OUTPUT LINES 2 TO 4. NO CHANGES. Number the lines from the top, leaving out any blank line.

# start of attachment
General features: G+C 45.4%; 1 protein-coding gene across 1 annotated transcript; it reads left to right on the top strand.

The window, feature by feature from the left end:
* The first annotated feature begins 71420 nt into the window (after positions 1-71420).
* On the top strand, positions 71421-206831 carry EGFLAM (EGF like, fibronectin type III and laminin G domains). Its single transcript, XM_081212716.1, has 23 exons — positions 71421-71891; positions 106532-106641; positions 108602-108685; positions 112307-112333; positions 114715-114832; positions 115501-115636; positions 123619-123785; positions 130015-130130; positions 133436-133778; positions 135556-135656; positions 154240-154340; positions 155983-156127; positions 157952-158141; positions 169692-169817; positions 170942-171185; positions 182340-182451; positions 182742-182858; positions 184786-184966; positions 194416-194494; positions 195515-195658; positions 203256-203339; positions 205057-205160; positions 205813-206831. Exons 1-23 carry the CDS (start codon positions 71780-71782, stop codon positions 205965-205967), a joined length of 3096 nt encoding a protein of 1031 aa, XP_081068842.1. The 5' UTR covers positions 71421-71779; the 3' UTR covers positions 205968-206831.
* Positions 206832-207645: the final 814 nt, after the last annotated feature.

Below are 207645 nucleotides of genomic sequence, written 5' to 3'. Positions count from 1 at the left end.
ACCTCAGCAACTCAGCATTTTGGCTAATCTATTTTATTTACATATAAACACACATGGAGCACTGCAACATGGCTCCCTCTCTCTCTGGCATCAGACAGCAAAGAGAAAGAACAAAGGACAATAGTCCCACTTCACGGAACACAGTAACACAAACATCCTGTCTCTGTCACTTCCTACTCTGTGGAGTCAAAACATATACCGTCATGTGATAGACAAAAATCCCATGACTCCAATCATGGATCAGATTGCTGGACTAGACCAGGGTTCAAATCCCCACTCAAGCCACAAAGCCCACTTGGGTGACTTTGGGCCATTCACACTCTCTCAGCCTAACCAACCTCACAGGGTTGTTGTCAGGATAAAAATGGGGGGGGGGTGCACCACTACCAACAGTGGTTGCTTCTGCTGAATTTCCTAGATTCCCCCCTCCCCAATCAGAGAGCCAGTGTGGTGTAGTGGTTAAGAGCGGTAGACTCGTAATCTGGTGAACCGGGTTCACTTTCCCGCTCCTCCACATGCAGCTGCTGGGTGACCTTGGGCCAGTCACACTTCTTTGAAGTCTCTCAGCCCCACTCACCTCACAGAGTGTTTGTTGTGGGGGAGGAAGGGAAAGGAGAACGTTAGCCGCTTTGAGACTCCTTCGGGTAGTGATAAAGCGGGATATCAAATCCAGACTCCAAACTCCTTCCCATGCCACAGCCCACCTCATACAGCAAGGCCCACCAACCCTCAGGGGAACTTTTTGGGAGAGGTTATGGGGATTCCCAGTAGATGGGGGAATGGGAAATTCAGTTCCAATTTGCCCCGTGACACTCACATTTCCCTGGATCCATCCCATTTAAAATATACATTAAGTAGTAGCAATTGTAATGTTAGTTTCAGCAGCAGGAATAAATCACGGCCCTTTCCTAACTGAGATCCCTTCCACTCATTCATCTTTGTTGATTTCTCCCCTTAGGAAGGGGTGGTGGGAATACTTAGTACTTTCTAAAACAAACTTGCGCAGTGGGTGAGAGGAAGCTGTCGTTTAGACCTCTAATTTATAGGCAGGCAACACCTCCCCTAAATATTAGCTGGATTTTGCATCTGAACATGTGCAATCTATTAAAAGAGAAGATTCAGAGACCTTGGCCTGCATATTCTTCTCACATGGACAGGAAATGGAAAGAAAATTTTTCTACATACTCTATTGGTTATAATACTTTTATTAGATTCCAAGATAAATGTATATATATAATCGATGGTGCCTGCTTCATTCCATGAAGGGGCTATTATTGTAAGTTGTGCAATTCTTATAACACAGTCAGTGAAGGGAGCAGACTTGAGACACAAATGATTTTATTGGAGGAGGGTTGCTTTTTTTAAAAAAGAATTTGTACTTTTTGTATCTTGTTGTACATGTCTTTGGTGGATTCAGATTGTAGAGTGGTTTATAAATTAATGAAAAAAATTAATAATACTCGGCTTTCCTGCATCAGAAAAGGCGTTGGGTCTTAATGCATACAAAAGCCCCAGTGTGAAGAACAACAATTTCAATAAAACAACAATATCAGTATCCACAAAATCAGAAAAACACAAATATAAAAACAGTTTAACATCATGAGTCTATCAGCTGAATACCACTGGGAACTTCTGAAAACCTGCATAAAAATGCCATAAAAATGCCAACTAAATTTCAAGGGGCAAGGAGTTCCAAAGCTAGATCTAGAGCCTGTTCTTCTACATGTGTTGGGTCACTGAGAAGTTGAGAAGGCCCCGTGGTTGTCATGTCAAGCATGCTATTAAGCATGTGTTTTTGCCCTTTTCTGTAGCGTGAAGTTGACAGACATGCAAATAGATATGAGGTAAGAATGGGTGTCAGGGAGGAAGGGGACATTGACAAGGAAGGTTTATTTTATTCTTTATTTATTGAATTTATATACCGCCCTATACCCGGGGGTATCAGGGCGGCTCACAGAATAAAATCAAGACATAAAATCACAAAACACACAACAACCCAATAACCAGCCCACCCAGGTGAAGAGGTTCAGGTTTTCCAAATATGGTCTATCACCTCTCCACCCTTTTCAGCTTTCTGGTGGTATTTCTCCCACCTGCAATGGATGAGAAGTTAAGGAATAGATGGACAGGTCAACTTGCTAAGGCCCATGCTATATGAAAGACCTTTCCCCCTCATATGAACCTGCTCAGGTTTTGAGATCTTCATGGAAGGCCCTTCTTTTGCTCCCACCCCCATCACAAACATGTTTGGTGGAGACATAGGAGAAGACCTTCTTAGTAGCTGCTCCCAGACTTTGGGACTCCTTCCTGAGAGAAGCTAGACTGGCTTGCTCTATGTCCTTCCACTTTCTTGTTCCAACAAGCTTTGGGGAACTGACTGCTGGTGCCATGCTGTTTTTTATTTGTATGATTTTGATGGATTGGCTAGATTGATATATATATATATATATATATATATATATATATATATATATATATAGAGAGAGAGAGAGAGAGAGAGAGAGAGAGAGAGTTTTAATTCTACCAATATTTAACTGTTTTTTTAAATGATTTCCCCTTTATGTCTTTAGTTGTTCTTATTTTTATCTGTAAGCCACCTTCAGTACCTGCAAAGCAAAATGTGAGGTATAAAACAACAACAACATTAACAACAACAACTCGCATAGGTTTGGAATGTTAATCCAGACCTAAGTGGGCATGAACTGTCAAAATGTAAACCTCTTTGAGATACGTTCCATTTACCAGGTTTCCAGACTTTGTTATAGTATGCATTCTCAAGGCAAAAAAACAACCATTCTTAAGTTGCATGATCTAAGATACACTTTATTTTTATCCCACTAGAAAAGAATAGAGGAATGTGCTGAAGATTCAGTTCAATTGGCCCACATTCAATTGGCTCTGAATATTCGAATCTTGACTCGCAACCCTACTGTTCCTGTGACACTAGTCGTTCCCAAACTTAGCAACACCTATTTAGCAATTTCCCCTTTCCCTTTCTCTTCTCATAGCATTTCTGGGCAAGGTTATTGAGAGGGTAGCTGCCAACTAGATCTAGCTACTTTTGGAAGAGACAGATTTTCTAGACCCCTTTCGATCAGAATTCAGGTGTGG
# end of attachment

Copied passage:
The window, feature by feature from the left end:
* The first annotated feature begins 71420 nt into the window (after positions 1-71420).
* On the top strand, positions 71421-206831 carry EGFLAM (EGF like, fibronectin type III and laminin G domains). Its single transcript, XM_081212716.1, has 23 exons — positions 71421-71891; positions 106532-106641; positions 108602-108685; positions 112307-112333; positions 114715-114832; positions 115501-115636; positions 123619-123785; positions 130015-130130; positions 133436-133778; positions 135556-135656; positions 154240-154340; positions 155983-156127; positions 157952-158141; positions 169692-169817; positions 170942-171185; positions 182340-182451; positions 182742-182858; positions 184786-184966; positions 194416-194494; positions 195515-195658; positions 203256-203339; positions 205057-205160; positions 205813-206831. Exons 1-23 carry the CDS (start codon positions 71780-71782, stop codon positions 205965-205967), a joined length of 3096 nt encoding a protein of 1031 aa, XP_081068842.1. The 5' UTR covers positions 71421-71779; the 3' UTR covers positions 205968-206831.